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Miraa not bad for mental health, MP Mwirigi says



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An MP from Meru wants the Kenya Medical Research Institute (Kemri) to recant a study that showed miraa is bad for mental health.

Igembe South MP John Paul Mwirigi said the integrity of the studies carried out by the institute are questionable, especially after Kemri, in another study, gave the crop a clean bill of health.

Publishing data last week in a scientific journal, Kemri researchers said they found miraa to be a possible cause of mental health problems.

The scientists were citing data collected from 831 residents of Meru and Embu counties in 2015 in a study funded by the Government at Sh38 million.

The latest findings are a stark contrast of those reported in 2017 showing that miraa, also known as khat, has medicinal properties that could be a game changer in the region’s health and economic sector.

That study, funded by the government to a tune of Sh38 million, was conducted in Meru and Embu counties, and also disqualified perceptions that people who chew miraa are more susceptible to mental disorders or sexual dysfunction.

It is for this reason that the MP feels the institute is taking Meru people, especially those who grow and depend on the stimulant in Igembe and Tigania areas, for a ride.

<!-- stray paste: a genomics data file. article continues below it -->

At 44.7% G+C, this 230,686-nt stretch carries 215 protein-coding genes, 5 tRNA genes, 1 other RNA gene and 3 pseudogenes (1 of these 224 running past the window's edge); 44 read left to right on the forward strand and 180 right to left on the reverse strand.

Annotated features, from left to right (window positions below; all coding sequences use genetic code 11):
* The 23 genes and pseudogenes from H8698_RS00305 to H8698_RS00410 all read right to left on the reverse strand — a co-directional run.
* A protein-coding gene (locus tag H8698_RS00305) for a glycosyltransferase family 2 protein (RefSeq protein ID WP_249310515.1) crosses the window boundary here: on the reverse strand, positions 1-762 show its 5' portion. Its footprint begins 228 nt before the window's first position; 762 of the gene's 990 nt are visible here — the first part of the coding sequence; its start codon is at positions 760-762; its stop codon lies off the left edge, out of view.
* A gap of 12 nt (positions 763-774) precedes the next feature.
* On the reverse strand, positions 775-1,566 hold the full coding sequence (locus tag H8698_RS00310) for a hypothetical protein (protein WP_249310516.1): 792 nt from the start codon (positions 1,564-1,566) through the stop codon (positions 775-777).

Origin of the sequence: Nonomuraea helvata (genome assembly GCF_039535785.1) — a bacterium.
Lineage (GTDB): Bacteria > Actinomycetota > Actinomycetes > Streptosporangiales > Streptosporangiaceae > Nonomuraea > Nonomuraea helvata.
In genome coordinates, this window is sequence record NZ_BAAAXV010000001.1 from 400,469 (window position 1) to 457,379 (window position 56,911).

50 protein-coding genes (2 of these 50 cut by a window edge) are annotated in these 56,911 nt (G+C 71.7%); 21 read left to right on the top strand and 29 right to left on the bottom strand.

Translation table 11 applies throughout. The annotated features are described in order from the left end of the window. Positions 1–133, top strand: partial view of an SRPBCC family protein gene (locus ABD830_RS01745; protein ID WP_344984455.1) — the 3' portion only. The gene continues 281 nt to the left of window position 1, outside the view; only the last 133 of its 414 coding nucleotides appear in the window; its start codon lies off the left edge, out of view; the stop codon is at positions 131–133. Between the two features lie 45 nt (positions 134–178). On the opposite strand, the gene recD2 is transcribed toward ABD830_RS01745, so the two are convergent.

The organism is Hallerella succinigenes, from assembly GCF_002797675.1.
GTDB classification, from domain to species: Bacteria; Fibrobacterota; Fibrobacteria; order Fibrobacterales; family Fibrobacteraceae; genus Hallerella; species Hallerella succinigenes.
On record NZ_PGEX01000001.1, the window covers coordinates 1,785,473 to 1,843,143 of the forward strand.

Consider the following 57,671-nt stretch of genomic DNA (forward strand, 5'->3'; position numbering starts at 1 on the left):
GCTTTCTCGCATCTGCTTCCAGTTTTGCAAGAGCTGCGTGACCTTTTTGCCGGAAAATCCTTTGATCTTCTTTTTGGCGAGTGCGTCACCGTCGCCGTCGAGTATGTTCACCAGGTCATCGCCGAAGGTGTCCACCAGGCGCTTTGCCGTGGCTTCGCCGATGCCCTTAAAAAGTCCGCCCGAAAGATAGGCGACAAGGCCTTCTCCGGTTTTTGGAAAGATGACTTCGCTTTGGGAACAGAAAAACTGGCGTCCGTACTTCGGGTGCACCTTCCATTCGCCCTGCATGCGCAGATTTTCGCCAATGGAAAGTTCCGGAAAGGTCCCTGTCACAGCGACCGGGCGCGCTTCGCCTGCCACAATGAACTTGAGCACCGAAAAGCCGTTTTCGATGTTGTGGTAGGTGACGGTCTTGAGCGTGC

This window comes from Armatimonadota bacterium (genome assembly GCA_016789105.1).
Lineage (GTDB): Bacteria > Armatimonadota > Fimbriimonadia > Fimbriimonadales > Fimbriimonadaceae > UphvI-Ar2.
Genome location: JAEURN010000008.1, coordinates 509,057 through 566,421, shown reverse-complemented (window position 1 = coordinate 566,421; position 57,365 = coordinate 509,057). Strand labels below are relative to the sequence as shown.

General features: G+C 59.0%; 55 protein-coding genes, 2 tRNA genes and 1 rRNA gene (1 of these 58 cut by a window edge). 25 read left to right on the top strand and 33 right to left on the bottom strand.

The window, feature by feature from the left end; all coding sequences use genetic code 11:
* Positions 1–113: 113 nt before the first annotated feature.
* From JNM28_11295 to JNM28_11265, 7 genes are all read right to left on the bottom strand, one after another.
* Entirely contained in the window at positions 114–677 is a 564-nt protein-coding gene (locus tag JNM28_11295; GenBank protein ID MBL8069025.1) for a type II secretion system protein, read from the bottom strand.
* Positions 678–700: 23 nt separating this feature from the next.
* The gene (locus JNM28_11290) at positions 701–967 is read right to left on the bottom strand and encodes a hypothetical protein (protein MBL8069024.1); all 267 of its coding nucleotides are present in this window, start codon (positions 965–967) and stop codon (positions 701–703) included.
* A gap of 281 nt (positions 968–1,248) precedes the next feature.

He said there is “no good evidence of medical or social harm” caused by khat’s consumption.

“Why have contradictory reports in a span of two years? We have had the crop for ages and there are no known medical effects.  We doubt the content of the Kemri study and we want them to come out clearly on their intention about our green gold,” Mr Mwirigi said.

“Miraa is of economic and cultural significance to our Meru people.”

Kenya has been pushing the lifting of the miraa ban in the United Kingdom, one of its biggest markets. The ban, that took effect in June 2014, was meant to “protect communities from health and social harms associated with khat and ensure that UK does not become a hub for international khat smuggling”.

Mr Mwirigi explained that majority of his constituents depend on khat cultivation for their livelihood and the Kemri study was condemning them to poverty.

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